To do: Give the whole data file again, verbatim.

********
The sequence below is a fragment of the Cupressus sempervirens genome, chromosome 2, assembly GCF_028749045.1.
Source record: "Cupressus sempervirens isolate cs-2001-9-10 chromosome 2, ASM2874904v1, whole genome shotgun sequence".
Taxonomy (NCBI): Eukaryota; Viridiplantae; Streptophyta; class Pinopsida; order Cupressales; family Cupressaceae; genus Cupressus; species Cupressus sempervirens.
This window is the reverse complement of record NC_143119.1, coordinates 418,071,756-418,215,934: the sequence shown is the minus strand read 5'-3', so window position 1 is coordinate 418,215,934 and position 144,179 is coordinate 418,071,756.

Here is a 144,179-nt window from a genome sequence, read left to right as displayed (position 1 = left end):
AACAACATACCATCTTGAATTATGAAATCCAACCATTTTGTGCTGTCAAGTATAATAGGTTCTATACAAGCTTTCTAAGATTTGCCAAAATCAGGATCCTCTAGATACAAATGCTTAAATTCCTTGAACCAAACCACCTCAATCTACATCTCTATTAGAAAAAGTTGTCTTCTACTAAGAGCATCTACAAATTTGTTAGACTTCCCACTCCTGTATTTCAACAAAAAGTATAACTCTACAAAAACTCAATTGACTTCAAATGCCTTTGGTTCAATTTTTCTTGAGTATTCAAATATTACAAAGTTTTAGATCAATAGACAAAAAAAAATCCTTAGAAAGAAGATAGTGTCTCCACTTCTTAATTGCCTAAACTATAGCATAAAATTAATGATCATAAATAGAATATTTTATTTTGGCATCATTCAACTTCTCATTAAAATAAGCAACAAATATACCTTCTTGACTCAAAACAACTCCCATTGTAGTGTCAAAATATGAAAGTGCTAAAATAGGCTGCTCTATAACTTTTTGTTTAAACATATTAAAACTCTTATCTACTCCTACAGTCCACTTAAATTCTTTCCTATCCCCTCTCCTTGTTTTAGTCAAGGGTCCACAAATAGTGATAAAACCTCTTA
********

The sequence below is a fragment of the Cupressus sempervirens genome, chromosome 2, assembly GCF_028749045.1.
Source record: "Cupressus sempervirens isolate cs-2001-9-10 chromosome 2, ASM2874904v1, whole genome shotgun sequence".
Taxonomy (NCBI): Eukaryota; Viridiplantae; Streptophyta; class Pinopsida; order Cupressales; family Cupressaceae; genus Cupressus; species Cupressus sempervirens.
This window is the reverse complement of record NC_143119.1, coordinates 418,071,756-418,215,934: the sequence shown is the minus strand read 5'-3', so window position 1 is coordinate 418,215,934 and position 144,179 is coordinate 418,071,756.

Here is a 144,179-nt window from a genome sequence, read left to right as displayed (position 1 = left end):
AACAACATACCATCTTGAATTATGAAATCCAACCATTTTGTGCTGTCAAGTATAATAGGTTCTATACAAGCTTTCTAAGATTTGCCAAAATCAGGATCCTCTAGATACAAATGCTTAAATTCCTTGAACCAAACCACCTCAATCTACATCTCTATTAGAAAAAGTTGTCTTCTACTAAGAGCATCTACAAATTTGTTAGACTTCCCACTCCTGTATTTCAACAAAAAGTATAACTCTACAAAAACTCAATTGACTTCAAATGCCTTTGGTTCAATTTTTCTTGAGTATTCAAATATTACAAAGTTTTAGATCAATAGACAAAAAAAAATCCTTAGAAAGAAGATAGTGTCTCCACTTCTTAATTGCCTAAACTATAGCATAAAATTAATGATCATAAATAGAATATTTTATTTTGGCATCATTCAACTTCTCATTAAAATAAGCAACAAATATACCTTCTTGACTCAAAACAACTCCCATTGTAGTGTCAAAATATGAAAGTGCTAAAATAGGCTGCTCTATAACTTTTTGTTTAAACATATTAAAACTCTTATCTACTCCTACAGTCCACTTAAATTCTTTCCTATCCCCTCTCCTTGTTTTAGTCAAGGGTCCACAAATAGTGATAAAACCTCTTA